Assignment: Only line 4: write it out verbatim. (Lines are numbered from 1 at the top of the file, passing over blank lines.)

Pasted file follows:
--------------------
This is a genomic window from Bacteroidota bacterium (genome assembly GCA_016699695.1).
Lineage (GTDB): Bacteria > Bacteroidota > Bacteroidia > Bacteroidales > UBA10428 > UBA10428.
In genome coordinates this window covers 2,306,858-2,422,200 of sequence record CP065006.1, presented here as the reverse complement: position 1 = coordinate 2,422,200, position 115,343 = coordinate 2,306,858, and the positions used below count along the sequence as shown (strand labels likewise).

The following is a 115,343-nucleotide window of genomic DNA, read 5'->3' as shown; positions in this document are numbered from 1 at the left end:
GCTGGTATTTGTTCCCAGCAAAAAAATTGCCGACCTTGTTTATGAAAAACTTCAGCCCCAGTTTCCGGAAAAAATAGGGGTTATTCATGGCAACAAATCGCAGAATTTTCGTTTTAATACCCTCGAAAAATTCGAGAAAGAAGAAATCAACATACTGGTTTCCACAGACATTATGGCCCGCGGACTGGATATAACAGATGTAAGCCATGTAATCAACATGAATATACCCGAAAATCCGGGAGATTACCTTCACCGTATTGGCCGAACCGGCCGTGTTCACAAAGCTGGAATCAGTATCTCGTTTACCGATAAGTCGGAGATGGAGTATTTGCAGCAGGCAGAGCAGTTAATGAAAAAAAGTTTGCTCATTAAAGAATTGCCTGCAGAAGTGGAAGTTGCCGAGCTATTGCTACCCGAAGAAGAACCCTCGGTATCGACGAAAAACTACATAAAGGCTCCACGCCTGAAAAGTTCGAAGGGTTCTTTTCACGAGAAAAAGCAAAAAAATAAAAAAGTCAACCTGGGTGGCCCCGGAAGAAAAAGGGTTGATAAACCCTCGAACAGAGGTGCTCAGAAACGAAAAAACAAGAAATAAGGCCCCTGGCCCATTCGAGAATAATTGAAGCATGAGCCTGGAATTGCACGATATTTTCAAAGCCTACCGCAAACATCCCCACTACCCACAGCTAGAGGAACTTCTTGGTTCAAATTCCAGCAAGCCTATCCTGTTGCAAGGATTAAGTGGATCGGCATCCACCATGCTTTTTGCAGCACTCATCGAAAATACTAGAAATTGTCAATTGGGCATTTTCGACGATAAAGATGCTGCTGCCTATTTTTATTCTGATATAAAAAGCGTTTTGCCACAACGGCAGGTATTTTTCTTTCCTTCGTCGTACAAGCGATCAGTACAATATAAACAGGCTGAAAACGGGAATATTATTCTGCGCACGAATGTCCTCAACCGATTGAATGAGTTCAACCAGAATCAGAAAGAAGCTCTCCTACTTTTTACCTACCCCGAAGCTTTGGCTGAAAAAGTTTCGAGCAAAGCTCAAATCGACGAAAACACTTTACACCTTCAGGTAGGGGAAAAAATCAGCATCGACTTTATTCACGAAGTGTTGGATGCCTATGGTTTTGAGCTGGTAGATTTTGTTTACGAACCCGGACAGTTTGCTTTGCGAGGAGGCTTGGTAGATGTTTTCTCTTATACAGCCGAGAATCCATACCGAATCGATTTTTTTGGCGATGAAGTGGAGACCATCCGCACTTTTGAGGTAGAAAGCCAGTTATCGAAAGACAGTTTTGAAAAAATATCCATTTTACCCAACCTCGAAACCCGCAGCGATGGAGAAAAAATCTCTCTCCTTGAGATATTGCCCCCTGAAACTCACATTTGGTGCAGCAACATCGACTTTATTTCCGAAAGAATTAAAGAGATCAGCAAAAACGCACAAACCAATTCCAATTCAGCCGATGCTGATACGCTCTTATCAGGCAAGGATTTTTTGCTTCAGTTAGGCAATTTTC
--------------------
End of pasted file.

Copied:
The following is a 115,343-nucleotide window of genomic DNA, read 5'->3' as shown; positions in this document are numbered from 1 at the left end: